If you want to help with the localization of a software product using the POEditor translation platform, but you’re not quite sure what you should do, you can browse this article to gain insights into how our collaborative interface works.
How to join a localization project
Joining depends on the project type. If the project is private, the project owner or an administrator must add you, and you’ll be informed by email of this. If it is a crowdsourced localization project, you’ll have to go to the public join page and select the language(s) you want to contribute to.
At POEditor, everyone in your localization team can find tools to increase productivity and simplify their part of the job. Below, I present some main features our localization management platform offers to improve automation.
Connectivity is essential to a flexibile and efficient localization workflow. Being connected to your team at all times and also being connected to the constant flow of events during the localization process, you can react on the spot whenever something needs attention, increasing productivity and saving a lot of resources on the way. With this in mind, and somehow as a logical step to offering you a better solution for collaborative localization, we’ve decided to add two more options to the list of integrations available with the POEditor localization management platform- Slack and HipChat.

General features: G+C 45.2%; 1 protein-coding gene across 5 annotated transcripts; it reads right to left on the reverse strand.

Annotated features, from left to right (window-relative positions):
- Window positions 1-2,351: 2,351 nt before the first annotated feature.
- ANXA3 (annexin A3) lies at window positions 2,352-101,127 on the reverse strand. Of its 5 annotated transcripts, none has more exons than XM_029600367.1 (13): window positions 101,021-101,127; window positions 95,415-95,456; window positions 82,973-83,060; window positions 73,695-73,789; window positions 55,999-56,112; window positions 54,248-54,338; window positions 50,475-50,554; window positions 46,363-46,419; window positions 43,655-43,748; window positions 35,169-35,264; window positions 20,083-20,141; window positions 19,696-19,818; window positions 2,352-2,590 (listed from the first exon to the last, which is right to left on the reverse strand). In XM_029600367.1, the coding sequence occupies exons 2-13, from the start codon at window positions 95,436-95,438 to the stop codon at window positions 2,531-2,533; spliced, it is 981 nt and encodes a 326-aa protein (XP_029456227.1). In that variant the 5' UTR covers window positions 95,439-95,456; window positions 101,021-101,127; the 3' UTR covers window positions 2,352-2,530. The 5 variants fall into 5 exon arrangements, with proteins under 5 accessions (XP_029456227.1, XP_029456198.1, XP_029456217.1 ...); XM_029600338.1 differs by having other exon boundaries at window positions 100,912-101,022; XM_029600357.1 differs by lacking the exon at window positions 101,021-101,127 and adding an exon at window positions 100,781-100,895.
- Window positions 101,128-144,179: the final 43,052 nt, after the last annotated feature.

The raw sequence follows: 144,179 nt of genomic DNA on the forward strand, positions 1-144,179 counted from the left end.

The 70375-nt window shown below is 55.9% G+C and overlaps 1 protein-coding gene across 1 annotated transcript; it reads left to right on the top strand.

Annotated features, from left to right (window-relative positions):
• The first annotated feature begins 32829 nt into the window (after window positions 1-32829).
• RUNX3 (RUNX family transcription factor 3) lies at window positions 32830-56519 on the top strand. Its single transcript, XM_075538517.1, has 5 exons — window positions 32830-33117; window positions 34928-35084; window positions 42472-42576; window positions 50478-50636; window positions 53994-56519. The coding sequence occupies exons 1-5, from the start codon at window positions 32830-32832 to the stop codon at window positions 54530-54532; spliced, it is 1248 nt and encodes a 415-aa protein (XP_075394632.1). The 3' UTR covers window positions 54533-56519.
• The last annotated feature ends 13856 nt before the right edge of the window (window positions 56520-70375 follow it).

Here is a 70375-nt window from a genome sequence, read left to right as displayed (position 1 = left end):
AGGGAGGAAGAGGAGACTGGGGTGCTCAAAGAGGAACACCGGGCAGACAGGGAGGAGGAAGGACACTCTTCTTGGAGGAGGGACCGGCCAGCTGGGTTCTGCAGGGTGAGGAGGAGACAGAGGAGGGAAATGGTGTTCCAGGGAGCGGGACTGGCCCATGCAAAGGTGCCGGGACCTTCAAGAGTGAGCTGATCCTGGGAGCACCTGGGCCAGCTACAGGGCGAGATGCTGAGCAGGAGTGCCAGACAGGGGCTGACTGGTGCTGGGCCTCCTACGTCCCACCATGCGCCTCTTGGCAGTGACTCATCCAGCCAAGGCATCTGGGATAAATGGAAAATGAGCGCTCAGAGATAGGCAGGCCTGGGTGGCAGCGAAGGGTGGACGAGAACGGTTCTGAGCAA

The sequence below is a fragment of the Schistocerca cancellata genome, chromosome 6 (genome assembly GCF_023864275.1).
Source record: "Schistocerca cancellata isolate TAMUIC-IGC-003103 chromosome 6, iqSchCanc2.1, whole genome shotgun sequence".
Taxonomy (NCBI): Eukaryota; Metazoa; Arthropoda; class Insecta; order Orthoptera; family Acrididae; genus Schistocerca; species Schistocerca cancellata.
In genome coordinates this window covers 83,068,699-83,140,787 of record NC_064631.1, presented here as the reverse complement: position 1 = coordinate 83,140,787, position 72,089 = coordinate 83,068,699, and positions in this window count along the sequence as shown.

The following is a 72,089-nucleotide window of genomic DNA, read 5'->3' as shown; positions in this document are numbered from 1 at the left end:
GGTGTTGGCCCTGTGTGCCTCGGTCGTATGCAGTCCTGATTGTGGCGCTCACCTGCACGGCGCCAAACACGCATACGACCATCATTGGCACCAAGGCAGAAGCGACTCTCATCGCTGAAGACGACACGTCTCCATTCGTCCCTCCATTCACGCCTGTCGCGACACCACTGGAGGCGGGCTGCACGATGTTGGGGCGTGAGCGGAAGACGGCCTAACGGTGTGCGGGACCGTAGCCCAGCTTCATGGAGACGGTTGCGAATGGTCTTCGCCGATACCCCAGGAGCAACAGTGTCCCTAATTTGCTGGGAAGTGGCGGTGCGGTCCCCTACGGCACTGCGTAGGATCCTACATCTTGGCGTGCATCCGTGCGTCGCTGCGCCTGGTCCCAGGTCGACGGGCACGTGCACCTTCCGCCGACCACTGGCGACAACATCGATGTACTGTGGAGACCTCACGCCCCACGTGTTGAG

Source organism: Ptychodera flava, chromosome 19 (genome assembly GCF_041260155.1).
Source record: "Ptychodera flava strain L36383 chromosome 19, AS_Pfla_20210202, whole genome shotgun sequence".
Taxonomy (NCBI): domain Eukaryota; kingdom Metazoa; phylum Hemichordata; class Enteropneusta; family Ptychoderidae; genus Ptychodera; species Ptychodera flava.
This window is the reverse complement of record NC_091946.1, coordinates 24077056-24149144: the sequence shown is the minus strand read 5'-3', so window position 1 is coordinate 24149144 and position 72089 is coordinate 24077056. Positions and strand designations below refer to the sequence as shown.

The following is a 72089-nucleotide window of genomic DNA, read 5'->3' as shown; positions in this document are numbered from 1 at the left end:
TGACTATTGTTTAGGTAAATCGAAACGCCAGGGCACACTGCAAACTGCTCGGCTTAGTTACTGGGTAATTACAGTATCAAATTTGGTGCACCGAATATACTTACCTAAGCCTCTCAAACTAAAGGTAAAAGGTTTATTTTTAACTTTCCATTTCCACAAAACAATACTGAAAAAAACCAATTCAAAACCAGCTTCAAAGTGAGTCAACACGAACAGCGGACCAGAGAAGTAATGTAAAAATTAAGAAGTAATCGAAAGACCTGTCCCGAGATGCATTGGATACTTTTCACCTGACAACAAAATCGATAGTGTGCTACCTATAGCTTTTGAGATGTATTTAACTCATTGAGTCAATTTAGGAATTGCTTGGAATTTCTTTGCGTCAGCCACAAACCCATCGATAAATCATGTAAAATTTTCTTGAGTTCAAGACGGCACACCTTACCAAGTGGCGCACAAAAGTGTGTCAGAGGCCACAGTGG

The walkthroughs below will help you connect your POEditor account to Slack or to HipChat. Make sure you log in both to the POEditor localization platform and to your preferred communication service before you begin.
The POEditor localization management platform is mainly designed as a productivity tool for localization teams that want to use their own translators in the process of localizing software strings.
Despite this, we know that not everyone who reaches our localization platform has translators to assign to their l10n projects, or a community to crowdsource translation. For them, we provide quick access to professional translation services. Following the steps described below, you can easily order translations for your software localization project, directly from your POEditor account.
Step 1: Go to the Translation Orders page, choose your values and get a quote
In the Project page, click on the Translation Orders button to reach the New Order page. Here, select your desired values, then press Get Quote to find out what the translation price is.
Whether you’re translating something with a few strings, like a theme or an app, or dealing with something with a zillion strings, like a big website, there’s one thing that will always come in handy to the localization manager: statistics.